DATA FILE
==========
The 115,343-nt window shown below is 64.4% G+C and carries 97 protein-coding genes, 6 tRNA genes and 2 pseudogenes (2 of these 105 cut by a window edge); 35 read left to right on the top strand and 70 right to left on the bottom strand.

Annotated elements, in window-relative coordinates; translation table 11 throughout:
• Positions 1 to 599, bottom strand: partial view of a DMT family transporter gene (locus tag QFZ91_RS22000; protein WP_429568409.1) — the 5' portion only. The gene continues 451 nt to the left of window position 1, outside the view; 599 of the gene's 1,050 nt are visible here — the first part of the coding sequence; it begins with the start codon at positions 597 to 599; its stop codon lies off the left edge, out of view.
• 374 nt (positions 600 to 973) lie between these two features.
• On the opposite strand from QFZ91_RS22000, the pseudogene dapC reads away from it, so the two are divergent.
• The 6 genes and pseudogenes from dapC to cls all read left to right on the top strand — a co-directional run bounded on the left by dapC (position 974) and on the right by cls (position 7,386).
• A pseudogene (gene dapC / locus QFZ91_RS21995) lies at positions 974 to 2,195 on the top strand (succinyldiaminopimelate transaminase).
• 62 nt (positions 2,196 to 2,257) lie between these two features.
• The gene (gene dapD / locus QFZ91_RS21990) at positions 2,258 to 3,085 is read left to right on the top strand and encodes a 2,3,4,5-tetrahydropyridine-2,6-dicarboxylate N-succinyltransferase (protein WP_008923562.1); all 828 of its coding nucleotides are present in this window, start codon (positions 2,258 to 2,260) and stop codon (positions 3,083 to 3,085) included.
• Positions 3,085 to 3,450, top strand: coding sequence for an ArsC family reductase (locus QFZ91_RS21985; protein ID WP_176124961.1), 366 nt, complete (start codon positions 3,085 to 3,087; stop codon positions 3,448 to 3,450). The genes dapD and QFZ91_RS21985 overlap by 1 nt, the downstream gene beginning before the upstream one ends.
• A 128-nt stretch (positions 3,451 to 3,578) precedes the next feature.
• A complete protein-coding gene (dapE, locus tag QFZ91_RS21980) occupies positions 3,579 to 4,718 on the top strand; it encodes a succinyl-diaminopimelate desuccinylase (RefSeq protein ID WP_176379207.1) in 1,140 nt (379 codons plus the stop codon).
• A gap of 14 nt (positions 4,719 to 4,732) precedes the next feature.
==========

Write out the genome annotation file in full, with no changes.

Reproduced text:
The 115,343-nt window shown below is 64.4% G+C and carries 97 protein-coding genes, 6 tRNA genes and 2 pseudogenes (2 of these 105 cut by a window edge); 35 read left to right on the top strand and 70 right to left on the bottom strand.

Annotated elements, in window-relative coordinates; translation table 11 throughout:
• Positions 1 to 599, bottom strand: partial view of a DMT family transporter gene (locus tag QFZ91_RS22000; protein WP_429568409.1) — the 5' portion only. The gene continues 451 nt to the left of window position 1, outside the view; 599 of the gene's 1,050 nt are visible here — the first part of the coding sequence; it begins with the start codon at positions 597 to 599; its stop codon lies off the left edge, out of view.
• 374 nt (positions 600 to 973) lie between these two features.
• On the opposite strand from QFZ91_RS22000, the pseudogene dapC reads away from it, so the two are divergent.
• The 6 genes and pseudogenes from dapC to cls all read left to right on the top strand — a co-directional run bounded on the left by dapC (position 974) and on the right by cls (position 7,386).
• A pseudogene (gene dapC / locus QFZ91_RS21995) lies at positions 974 to 2,195 on the top strand (succinyldiaminopimelate transaminase).
• 62 nt (positions 2,196 to 2,257) lie between these two features.
• The gene (gene dapD / locus QFZ91_RS21990) at positions 2,258 to 3,085 is read left to right on the top strand and encodes a 2,3,4,5-tetrahydropyridine-2,6-dicarboxylate N-succinyltransferase (protein WP_008923562.1); all 828 of its coding nucleotides are present in this window, start codon (positions 2,258 to 2,260) and stop codon (positions 3,083 to 3,085) included.
• Positions 3,085 to 3,450, top strand: coding sequence for an ArsC family reductase (locus QFZ91_RS21985; protein ID WP_176124961.1), 366 nt, complete (start codon positions 3,085 to 3,087; stop codon positions 3,448 to 3,450). The genes dapD and QFZ91_RS21985 overlap by 1 nt, the downstream gene beginning before the upstream one ends.
• A 128-nt stretch (positions 3,451 to 3,578) precedes the next feature.
• A complete protein-coding gene (dapE, locus tag QFZ91_RS21980) occupies positions 3,579 to 4,718 on the top strand; it encodes a succinyl-diaminopimelate desuccinylase (RefSeq protein ID WP_176379207.1) in 1,140 nt (379 codons plus the stop codon).
• A gap of 14 nt (positions 4,719 to 4,732) precedes the next feature.